That’s why the House voted to stop the president’s unilateral action on immigration. It’s not about opportunity, it is about the Constitution and being fair to those legal immigrants who follow the law.

On at least 22 separate occasions, the president said he did not have the authority to do what he did, and we are holding him to his word.

Every time the president makes the playing field uneven and unfair, he tramples on the opportunity for all Americans.

We can and will find solutions to immigration and will be happy to do it, but they will be your solutions through the Congress, not unfair executive actions

As we look to the future, let us do it together. We have heard your voice, and now we need your support. Together, we can get it done.

Thanks for listening. Say a prayer for those protecting us and may God bless this great Republic.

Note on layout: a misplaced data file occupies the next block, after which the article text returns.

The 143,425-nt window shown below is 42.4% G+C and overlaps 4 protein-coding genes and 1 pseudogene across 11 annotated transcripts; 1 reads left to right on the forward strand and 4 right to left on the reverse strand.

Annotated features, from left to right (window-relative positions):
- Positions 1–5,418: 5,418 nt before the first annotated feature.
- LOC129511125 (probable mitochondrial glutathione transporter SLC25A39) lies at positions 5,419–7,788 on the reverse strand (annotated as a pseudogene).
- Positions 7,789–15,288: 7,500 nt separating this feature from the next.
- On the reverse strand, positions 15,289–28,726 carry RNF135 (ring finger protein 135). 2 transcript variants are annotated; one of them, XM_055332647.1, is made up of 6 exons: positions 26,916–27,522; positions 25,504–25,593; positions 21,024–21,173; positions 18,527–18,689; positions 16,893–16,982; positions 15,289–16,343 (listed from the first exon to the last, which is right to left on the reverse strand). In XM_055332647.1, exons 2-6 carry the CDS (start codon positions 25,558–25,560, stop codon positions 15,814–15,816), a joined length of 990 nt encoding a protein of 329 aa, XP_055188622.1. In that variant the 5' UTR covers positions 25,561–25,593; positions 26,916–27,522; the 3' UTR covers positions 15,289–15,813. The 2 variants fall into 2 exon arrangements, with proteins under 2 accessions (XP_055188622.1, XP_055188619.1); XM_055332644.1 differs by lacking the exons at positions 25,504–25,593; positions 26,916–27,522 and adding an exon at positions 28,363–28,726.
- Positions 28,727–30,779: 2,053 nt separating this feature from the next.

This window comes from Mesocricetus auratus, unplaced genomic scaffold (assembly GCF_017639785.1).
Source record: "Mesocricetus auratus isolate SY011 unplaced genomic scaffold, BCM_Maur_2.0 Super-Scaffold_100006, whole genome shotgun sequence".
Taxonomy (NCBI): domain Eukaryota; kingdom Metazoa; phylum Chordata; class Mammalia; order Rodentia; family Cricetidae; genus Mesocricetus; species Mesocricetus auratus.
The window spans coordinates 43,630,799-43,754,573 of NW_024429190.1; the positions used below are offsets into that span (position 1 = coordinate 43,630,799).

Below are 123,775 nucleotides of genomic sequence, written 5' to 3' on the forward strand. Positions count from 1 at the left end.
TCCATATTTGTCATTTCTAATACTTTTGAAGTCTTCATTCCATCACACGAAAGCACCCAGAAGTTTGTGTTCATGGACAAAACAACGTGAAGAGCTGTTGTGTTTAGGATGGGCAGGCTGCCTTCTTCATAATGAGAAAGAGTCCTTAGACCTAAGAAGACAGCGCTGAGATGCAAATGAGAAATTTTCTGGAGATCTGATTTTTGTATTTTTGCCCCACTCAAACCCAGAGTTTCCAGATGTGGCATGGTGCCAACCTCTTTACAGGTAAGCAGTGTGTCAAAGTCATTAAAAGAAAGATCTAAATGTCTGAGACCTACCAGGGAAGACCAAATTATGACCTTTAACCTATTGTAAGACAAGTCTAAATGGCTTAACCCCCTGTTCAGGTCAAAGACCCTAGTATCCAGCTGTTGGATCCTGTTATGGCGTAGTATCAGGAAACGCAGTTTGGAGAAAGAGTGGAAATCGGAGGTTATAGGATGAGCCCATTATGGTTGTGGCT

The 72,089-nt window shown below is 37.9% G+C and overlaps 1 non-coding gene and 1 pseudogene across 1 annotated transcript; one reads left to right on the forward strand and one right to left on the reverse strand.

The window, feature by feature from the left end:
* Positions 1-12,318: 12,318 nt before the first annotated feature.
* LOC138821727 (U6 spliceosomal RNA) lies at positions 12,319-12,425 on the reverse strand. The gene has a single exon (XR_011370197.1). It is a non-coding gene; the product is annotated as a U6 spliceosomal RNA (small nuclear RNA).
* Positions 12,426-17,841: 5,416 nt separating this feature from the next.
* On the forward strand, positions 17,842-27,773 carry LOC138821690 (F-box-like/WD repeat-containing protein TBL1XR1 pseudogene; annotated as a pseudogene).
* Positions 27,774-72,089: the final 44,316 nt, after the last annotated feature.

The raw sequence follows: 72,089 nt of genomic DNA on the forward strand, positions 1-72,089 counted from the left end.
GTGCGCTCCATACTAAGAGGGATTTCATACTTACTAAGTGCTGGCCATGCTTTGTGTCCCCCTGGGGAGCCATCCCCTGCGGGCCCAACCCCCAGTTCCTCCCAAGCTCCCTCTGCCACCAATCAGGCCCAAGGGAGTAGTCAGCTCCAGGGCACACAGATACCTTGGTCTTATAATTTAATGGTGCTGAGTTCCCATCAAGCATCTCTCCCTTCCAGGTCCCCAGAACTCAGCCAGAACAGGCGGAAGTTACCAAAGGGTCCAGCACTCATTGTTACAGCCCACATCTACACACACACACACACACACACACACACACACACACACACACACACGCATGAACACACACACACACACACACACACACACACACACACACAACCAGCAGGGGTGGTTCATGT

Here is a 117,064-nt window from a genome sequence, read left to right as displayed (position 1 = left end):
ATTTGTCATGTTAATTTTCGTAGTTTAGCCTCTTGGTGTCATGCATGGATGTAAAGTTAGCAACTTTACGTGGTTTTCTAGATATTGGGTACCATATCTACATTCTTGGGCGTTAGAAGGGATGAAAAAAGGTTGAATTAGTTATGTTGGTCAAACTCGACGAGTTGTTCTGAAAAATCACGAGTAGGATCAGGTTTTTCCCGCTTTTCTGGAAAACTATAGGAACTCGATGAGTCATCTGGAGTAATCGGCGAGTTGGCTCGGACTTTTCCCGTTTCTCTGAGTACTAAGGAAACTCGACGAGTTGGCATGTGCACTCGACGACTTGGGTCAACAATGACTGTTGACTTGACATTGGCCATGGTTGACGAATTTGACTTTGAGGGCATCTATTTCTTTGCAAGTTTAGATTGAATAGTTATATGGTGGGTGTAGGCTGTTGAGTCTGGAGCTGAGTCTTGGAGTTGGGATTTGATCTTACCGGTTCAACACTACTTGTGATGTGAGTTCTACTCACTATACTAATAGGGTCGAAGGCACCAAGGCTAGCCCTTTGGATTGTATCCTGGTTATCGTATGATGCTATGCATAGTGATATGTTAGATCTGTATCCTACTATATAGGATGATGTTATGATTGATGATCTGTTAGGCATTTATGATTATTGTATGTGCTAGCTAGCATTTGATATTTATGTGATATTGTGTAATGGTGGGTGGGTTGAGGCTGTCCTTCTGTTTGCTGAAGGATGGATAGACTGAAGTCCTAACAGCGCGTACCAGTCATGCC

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iStock/Thinkstock(WASHINGTON) — The Supreme Court said on Friday it will decide whether same-sex couples nationwide have a right to marry under the Constitution.

The justices have put off a decision to take up a same-sex marriage case since the current term began in October.

Now, argely because of the court’s decision to stay out in October, 36 states allow gay marriage. According to the Human Rights Campaign, 70 percent of Americans live in states that allow gay marriage.

There is now a split among appellate courts, which caused the justices on Friday to take up the issue, with arguments beginning in April. The court will hear cases from Ohio, Tennessee, Michigan and Kentucky.